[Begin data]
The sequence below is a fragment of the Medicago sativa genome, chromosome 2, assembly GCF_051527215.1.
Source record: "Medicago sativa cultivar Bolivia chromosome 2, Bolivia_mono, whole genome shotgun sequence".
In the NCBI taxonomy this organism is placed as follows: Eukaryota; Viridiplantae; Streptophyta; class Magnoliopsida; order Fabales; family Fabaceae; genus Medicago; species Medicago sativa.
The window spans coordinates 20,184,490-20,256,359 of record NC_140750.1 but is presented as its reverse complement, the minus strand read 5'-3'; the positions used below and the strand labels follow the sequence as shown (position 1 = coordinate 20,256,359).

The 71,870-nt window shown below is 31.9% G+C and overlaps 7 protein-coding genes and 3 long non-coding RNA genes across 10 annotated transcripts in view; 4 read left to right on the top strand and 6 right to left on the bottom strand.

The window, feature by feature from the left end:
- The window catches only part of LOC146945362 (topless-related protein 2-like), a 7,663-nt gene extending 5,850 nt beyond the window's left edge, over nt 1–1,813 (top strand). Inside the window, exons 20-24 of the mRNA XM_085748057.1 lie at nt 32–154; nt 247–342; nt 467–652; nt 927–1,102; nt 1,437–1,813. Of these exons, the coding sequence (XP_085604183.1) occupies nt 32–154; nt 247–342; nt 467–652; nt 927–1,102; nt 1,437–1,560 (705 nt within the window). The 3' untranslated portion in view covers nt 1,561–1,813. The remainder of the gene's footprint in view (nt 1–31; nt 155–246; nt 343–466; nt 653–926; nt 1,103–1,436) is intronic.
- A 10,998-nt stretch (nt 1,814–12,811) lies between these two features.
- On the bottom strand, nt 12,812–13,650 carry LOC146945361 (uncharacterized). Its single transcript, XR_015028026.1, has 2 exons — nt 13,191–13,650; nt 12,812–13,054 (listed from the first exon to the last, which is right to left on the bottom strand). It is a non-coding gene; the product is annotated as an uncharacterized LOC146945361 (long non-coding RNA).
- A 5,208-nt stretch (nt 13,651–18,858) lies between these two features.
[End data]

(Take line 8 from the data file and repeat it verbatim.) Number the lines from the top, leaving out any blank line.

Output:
- A 10,998-nt stretch (nt 1,814–12,811) lies between these two features.